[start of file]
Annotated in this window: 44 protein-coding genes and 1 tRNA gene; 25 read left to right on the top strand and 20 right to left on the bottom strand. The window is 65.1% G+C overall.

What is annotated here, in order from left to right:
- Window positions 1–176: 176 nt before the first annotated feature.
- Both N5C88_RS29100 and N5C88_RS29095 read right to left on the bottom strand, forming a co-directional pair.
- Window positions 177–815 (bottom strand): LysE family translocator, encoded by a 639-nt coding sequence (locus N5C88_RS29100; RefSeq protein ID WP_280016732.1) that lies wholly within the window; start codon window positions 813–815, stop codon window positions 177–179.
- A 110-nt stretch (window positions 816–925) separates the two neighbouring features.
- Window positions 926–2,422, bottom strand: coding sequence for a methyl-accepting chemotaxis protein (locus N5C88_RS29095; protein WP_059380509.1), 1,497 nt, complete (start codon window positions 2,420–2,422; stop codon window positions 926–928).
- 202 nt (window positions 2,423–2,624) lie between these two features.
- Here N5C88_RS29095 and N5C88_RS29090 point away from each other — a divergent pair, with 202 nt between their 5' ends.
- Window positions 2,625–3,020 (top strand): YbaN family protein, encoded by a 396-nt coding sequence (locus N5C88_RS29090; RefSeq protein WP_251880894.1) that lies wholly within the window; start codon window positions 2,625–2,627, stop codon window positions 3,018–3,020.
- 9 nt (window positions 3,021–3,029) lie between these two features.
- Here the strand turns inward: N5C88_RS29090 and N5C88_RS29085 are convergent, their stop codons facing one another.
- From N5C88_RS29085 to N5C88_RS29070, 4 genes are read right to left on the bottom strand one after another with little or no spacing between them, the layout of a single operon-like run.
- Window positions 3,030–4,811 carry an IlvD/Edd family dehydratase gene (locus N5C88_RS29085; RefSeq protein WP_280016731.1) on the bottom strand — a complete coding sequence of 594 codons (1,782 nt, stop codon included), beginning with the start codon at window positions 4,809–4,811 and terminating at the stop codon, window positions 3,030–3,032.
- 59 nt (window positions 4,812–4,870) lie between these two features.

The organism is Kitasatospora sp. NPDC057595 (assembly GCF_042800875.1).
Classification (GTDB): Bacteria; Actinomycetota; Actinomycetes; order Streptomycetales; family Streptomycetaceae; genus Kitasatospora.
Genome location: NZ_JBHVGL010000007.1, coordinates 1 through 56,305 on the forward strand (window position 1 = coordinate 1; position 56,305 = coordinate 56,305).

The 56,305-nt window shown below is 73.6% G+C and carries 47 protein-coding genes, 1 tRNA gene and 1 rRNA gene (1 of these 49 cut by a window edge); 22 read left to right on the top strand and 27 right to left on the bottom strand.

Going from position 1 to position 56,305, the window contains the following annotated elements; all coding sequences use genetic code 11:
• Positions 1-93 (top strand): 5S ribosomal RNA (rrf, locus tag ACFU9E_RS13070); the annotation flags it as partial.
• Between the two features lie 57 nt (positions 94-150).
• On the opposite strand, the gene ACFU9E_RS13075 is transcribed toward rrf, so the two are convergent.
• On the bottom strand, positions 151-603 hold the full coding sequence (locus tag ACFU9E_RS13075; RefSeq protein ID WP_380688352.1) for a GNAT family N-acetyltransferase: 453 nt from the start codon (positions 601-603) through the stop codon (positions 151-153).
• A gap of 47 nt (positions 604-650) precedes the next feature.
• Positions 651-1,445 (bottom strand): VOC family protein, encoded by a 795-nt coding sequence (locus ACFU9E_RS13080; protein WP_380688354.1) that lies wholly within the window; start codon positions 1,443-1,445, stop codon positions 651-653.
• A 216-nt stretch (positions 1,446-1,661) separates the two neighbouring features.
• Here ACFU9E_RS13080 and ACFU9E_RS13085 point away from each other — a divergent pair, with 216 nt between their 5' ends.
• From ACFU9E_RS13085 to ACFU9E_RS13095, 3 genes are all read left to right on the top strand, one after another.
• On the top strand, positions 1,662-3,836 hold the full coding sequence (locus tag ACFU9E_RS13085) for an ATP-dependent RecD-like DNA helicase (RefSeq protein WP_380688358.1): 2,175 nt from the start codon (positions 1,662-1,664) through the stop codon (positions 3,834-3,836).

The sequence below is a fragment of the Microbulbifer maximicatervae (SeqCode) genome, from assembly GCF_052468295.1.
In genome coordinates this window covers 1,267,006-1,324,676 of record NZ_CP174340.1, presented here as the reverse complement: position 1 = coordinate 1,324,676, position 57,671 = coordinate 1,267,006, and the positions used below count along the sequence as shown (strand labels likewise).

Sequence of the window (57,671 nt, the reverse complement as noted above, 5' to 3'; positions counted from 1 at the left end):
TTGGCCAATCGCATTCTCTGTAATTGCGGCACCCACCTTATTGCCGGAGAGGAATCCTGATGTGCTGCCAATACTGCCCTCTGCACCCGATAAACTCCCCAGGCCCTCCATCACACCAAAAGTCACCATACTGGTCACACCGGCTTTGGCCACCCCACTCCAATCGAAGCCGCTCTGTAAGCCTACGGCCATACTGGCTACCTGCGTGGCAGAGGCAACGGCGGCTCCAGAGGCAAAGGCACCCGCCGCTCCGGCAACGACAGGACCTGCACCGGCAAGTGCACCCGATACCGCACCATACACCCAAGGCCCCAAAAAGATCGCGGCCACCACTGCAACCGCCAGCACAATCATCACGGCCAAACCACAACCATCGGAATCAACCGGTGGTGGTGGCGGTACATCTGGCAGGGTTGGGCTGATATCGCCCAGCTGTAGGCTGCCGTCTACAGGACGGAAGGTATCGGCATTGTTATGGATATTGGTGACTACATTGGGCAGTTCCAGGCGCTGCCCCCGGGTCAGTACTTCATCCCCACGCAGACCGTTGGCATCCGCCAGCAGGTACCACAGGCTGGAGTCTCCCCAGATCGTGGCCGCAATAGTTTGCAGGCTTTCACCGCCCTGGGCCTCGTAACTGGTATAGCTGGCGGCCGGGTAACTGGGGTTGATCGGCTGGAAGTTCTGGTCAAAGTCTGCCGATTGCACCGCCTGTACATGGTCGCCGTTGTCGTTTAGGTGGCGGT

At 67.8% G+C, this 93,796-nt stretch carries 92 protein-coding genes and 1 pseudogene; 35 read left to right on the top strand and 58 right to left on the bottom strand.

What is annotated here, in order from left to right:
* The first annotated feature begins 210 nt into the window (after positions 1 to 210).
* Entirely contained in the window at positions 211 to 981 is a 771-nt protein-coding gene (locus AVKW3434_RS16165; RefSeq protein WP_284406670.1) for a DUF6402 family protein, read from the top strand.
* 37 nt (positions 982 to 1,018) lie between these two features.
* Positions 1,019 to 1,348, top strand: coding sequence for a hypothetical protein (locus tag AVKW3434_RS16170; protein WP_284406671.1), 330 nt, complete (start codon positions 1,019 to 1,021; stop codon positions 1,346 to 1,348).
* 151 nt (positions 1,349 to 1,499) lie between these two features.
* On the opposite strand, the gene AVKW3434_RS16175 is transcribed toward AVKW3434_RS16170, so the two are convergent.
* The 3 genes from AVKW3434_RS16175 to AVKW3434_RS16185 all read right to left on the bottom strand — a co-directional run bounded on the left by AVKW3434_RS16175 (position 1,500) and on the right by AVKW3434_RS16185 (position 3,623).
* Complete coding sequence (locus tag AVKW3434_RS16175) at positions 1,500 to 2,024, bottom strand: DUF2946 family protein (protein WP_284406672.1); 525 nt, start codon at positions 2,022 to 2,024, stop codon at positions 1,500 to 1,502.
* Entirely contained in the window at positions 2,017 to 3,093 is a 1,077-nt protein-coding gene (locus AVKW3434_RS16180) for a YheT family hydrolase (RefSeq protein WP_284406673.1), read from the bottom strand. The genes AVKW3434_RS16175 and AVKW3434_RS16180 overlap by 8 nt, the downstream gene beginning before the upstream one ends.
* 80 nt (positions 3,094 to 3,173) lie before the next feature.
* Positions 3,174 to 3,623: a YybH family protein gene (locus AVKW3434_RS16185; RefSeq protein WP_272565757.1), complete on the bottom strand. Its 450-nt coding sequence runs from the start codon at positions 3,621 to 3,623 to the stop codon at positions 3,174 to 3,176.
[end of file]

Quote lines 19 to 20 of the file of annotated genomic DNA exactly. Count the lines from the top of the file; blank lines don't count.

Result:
The 56,305-nt window shown below is 73.6% G+C and carries 47 protein-coding genes, 1 tRNA gene and 1 rRNA gene (1 of these 49 cut by a window edge); 22 read left to right on the top strand and 27 right to left on the bottom strand.

Going from position 1 to position 56,305, the window contains the following annotated elements; all coding sequences use genetic code 11: